The day of the first table read, which began with so much anxiety — what would the cast think of what they were reading? What would Bart think? Will this work at all? — ended with enthusiasm, energy, optimism, and commitment. There was a hard road ahead, but we had murderers’-row creative and investment teams. The Shubert Organization offered up its flagship theater, and we had dates — September 20 to start rehearsal, November 1 to start previews, opening night on December 13. A new Broadway play at Christmas.
That’s when we were sued.
In the deal to have To Kill a Mockingbird reimagined as a play, Harper Lee had retained absolute approval over who the playwright would be. She approved me. Three weeks later, she died. (I like to think those two events were unrelated.) A woman named Tonja Carter took over as executor of Lee’s estate. Lee’s contract with Scott — which was now the estate’s — also stated that I would not “alter its characters” or “depart in any manner from the spirit of the novel.” Carter filed a suit in federal court in Alabama claiming I’d done both.
New plays, like new movies, aren’t finished — they’re confiscated. In other words, a play isn’t done until opening night. Carter’s suit was filed six months before the start of rehearsal. The complaint laid out a number of examples of how I had, to her mind, altered the characters and departed from the spirit of To Kill a Mockingbird. I don’t know what the spirit of To Kill a Mockingbird is, and neither does anyone else. There’s certainly no legal definition, and I’m not sure there’s a literary one, either. Still, whatever spirit means, I’m confident I didn’t depart from it.
As for altering characters, Carter’s demand letter included a list of things these fictional characters would never do. “Atticus would never take the Lord’s name in vain,” “Atticus would never drink alcohol,” and “Atticus would never have a rifle in the house,” but that was the least troubling of our troubles. Here’s an example of an exchange that takes place during an argument that Atticus and Calpurnia return to throughout the play:
Calpurnia: Jem was stickin’ up for you and maybe a little bit me and you made him say he was sorry.
Atticus: I believe in being respectful.
Calpurnia: No matter who you’re disrespecting by doin’ it.
“A typical black maid in the South at this time would never talk to their employer this way,” Carter said.
A coupla thoughts:
There’s no such thing as a typical black maid.
Plays aren’t written about typical people doing typical things.
Lawyering up isn’t cheap. Once the complaint was served, Scott started bleeding about $30,000 a day in legal bills. The story was news, and every headline that read HARPER LEE ESTATE SUES OVER BROADWAY PLAY looked, to a glancing eye, like it was Harper Lee who was objecting to the play and not Tonja Carter. Carter herself, we suspected, was in a tough spot. She’d been the main engine behind the publication of Go Set a Watchman, a book that had done no favors for the legacy of either To Kill a Mockingbird or Lee herself, and fans were angry. There were whispers that its release had been a money grab. Carter had told Scott she’d received death threats. She likely didn’t want to make the same mistake again.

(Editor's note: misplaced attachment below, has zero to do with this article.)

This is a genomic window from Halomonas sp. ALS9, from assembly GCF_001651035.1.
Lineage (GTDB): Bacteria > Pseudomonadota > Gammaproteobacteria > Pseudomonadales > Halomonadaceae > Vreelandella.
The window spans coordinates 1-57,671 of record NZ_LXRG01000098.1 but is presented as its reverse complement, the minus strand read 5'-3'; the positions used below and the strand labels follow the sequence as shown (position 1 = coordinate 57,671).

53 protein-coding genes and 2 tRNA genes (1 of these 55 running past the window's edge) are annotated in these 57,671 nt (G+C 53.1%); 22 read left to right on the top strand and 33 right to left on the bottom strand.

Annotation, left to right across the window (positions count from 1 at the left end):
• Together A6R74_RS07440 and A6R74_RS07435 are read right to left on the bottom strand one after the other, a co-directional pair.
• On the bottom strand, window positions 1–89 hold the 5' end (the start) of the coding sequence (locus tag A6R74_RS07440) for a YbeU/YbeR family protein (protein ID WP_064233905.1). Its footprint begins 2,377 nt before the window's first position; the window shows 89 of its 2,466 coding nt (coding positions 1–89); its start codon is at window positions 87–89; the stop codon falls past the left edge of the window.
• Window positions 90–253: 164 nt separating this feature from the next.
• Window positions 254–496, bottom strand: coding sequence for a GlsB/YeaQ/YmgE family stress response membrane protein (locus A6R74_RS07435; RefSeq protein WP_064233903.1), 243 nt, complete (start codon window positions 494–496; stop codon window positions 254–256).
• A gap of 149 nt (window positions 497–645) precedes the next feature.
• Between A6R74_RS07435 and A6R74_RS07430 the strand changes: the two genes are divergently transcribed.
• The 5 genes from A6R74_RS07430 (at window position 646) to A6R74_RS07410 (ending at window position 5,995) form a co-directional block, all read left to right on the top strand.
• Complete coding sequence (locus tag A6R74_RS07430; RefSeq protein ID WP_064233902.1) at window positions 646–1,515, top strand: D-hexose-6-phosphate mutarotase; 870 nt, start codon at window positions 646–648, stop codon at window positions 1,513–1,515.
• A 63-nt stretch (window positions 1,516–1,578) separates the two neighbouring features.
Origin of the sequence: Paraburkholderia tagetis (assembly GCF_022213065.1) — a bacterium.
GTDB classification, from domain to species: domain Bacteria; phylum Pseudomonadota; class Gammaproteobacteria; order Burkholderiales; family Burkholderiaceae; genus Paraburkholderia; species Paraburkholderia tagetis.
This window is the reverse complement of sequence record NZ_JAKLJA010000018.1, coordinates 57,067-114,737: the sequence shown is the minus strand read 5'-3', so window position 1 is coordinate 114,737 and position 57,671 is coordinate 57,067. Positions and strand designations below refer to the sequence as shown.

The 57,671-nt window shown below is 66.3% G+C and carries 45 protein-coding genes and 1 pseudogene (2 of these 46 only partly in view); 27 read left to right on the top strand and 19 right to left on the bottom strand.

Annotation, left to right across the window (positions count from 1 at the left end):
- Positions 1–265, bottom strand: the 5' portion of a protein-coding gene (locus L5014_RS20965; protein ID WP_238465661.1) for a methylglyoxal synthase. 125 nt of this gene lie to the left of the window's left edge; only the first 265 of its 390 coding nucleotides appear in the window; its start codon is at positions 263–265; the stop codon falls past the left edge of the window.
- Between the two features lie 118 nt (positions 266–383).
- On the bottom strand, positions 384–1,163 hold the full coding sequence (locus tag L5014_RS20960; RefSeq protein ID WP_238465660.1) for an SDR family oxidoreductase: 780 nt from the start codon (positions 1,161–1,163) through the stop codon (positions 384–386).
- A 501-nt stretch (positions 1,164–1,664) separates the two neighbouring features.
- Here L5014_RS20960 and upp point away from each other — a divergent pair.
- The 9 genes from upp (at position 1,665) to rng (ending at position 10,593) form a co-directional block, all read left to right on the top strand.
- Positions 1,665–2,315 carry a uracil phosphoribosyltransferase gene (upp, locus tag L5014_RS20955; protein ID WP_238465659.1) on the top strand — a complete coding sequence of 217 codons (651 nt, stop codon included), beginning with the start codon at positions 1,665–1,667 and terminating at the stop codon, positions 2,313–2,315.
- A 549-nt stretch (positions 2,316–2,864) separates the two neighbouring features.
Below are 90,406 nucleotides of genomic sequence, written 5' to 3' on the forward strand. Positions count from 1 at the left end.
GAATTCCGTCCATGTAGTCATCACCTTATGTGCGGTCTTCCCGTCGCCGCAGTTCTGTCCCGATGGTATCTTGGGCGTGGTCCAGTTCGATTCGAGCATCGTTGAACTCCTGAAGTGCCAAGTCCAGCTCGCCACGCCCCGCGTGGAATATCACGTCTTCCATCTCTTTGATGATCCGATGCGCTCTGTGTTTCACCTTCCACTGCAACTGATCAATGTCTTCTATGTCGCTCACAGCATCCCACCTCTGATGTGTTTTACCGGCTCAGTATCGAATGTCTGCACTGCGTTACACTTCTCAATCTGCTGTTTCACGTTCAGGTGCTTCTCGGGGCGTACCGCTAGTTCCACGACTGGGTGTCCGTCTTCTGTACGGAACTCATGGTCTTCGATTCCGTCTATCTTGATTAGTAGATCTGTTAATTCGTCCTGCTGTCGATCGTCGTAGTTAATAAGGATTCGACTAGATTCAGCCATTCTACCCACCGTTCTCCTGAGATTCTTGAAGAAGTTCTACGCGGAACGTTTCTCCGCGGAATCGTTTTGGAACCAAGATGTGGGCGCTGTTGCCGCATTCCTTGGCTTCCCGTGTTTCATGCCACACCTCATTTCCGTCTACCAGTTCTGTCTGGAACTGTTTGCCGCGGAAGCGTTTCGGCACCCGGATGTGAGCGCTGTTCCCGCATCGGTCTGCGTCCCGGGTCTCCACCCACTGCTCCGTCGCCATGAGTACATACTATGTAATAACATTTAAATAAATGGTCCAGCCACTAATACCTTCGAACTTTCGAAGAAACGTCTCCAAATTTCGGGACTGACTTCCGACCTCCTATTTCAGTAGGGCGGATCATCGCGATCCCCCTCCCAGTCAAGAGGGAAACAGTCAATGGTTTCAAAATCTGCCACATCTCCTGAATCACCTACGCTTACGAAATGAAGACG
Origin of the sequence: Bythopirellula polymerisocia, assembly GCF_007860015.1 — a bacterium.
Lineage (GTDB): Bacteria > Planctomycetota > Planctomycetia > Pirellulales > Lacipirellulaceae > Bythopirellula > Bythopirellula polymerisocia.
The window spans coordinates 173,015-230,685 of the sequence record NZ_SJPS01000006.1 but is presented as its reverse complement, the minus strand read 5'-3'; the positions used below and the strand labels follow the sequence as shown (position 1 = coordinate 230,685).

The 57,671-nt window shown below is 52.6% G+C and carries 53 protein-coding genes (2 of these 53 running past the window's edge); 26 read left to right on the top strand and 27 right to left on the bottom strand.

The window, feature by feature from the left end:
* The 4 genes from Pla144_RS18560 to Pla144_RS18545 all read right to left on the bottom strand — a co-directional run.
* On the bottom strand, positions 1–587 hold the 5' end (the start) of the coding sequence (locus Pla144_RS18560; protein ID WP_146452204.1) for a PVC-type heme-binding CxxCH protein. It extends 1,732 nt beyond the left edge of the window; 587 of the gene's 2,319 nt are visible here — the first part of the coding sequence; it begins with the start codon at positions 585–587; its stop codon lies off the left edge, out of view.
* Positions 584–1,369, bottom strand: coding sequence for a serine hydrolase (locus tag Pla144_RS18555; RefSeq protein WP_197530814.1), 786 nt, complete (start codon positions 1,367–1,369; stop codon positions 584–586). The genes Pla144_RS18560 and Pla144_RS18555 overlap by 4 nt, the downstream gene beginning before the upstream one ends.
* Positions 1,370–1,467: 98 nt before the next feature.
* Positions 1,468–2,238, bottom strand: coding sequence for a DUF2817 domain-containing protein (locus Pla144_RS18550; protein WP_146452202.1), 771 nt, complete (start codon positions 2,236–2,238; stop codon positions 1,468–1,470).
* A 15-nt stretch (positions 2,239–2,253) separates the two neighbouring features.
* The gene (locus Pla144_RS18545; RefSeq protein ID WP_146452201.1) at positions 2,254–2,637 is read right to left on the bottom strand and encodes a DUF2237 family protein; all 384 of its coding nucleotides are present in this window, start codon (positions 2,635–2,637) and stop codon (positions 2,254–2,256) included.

We set up a meeting for the principals — Carter, Scott, and me — and held a prep session at our lawyers’ office the day before. Jonathan Zavin, our lead litigator, was to introduce Scott, who would offer some remarks and then introduce me. I was to explain to Carter how a play is different from a novel and do it without sounding condescending. I stared down at the table for a second, shook my head, and said, “If our defense rests on my ability to explain what a play is without sounding condescending, we’re completely screwed.”
The next morning, a snowstorm closed the airports, so the face-to-face meeting turned into a teleconference. I came into the room wearing a coat and tie and my lawyer immediately grabbed the jacket off my back and put it off camera. I never asked why. I thanked Carter for the face-to-face and told her how honored I was to be working on the material. I told her she was going to be part of a thrilling night in the theater. Then I told her that drama has rules, no less strict than the rules of music — 4/4 time requires four beats to a measure, the key of C-major prohibits sharps and flats, and a piece of music has to end on the tonic or the dominant. “The rules of drama,” I said, “were written down by Aristotle in the Poetics in 350 BC. These rules are four centuries older than Christianity. A protagonist— ” Yeah, we got nowhere.